Cinematographers Guild To Hold Special Membership Meeting To Discuss Resignation Of President Lewis Rothenberg

Lewis Rothenberg
Courtesy of Ed Rothenberg

EXCLUSIVE: The Cinematographers Guild will hold a special national membership meeting next month to answer questions about the recent resignation of the guild’s president Lewis Rothenberg, who stepped down two weeks ago after only eight months on the job.

The meeting, set for March 7, comes after more than 900 members – about a tenth of the guild’s membership – signed a petition calling for such a meeting in advance of the March 15 national executive board meeting that will choose his successor.

“The single agenda item for the meeting will be to answer any questions surrounding the recent resignation of the national president and the process by which your national executive board will fill that position on March 15, as required under our governing documents,” said Dejan Georgevich, the guild’s interim national president, in a message to the guild’s members.

The meeting will be held live and via video conference at the guild’s offices in Los Angeles, New York, Chicago and Atlanta. “This meeting is being called for the same reason we have made the timeline available — to ensure transparency,” Georgevich said.

The petition, which organizers sent in an email blast last week to the guild’s members, said that the purpose of the meeting “is to have our questions answered and our voices heard regarding both the events surrounding, and the associated policies and practices in question relating to, Lewis’ resignation. In addition, we wish to discuss the upcoming Special Election.”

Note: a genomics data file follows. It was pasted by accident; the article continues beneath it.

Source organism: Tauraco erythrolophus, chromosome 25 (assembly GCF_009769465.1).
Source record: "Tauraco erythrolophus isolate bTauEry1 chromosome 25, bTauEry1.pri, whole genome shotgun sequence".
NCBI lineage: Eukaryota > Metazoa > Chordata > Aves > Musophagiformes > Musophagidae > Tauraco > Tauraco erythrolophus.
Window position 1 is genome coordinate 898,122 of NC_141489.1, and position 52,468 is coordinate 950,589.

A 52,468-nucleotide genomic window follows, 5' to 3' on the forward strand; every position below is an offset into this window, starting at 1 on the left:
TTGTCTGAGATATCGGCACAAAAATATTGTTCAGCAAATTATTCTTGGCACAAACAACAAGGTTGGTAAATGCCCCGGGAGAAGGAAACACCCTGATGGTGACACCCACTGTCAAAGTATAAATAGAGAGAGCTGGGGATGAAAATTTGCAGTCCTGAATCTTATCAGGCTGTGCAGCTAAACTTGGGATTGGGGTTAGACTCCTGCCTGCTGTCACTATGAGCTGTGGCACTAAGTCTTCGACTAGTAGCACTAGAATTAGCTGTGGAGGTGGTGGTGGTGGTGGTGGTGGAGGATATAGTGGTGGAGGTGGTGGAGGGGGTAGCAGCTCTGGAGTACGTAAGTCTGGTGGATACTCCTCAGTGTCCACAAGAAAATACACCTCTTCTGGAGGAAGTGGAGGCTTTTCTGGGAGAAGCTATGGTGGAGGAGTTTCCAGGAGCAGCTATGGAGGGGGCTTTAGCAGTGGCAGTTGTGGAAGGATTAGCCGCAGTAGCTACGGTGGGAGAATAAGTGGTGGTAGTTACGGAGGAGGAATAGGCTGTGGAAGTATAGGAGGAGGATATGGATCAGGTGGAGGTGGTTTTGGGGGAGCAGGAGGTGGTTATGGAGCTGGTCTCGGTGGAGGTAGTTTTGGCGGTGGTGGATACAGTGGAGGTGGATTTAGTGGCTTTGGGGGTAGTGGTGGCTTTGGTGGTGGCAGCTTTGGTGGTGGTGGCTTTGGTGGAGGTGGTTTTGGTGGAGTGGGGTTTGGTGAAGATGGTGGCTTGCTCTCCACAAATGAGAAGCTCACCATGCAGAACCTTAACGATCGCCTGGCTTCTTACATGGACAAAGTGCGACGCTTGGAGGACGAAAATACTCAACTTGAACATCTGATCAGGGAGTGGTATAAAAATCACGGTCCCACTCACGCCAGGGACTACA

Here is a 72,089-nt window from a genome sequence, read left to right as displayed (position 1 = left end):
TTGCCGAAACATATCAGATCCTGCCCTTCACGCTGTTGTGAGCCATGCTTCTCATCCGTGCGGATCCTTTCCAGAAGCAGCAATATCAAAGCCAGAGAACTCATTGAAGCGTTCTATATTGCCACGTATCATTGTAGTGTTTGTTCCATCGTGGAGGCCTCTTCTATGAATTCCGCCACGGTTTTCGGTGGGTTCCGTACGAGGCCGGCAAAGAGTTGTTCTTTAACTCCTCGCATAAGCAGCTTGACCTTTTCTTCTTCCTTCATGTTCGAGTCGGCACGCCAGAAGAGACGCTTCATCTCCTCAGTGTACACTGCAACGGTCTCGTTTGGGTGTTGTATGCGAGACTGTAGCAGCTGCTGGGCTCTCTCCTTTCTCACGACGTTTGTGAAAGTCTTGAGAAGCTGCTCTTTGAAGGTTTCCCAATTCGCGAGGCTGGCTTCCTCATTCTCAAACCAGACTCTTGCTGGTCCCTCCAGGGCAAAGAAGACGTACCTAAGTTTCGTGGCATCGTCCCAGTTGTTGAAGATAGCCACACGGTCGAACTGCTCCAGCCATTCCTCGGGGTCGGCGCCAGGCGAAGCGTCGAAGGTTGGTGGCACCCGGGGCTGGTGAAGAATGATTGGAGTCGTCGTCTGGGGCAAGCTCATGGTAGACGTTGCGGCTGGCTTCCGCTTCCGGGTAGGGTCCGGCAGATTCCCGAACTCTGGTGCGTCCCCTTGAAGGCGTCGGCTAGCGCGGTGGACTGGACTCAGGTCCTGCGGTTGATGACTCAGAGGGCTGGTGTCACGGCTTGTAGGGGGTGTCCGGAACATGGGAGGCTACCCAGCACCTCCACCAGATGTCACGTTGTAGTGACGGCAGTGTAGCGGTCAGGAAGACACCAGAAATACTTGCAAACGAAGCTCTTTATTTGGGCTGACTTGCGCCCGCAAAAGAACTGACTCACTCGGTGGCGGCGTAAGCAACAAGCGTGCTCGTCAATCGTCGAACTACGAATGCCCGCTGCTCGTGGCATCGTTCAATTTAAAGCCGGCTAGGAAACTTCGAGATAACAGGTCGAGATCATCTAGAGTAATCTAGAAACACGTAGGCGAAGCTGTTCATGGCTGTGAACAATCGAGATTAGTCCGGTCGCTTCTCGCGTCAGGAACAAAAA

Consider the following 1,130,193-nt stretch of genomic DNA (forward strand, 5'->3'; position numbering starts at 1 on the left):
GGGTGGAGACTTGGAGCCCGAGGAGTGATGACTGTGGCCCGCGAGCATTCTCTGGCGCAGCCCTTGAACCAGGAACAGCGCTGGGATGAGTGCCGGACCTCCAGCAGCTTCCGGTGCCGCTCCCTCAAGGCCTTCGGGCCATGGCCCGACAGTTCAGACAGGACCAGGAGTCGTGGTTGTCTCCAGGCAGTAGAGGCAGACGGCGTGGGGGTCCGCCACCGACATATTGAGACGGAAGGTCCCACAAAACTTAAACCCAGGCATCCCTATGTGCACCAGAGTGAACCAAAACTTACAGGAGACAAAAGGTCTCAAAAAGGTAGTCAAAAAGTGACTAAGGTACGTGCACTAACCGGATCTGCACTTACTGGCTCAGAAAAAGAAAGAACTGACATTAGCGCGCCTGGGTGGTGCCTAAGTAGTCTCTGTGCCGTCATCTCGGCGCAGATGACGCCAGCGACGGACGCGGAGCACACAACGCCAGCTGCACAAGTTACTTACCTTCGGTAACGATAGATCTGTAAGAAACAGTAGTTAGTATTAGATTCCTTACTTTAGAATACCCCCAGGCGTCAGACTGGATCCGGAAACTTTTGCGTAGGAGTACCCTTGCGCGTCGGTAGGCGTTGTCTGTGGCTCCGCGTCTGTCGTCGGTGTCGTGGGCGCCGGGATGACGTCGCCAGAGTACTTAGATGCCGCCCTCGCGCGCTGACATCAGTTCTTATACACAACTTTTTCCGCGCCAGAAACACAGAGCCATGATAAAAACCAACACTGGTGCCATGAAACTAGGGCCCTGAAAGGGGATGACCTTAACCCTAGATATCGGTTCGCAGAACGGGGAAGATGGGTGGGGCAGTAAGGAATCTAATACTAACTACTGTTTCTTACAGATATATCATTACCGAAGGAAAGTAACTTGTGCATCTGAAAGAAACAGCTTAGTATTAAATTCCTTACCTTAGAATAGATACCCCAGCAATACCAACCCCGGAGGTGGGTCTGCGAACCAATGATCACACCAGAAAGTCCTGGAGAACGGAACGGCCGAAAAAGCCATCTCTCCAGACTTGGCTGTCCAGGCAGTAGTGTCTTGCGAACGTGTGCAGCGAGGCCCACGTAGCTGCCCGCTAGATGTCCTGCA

“I want full transparency from the NEB (national executive board) and I have questions I want answered,” wrote one signer.

“I think questions need to be answered and there must be transparency. I’d like to hear the whole story,” said another.

“I want to help correct the problems that led to Rothenberg’s resignation,” wrote another.

In his letter of resignation, Rothenberg told the guild’s members that “My vision for this union, as to who runs it and how it should be run, is not fully aligned with some of our senior staff and National Officers. While I truly believe everyone in the leadership of this Local has the members in mind, there are major ideological differences between some of us. I ran for this office to bring change, unite us, and increase activism. Regretfully I do not feel that I will be able to accomplish this with the vast differences of philosophy of the leadership team.”

Rothenberg, who resides in New Jersey but rented an apartment in Sherman Oaks, CA to meet the guild’s residency requirement, said another factor for his resignation was the union’s requirement that the president “must maintain…residence” in Southern California – a rule he disputed.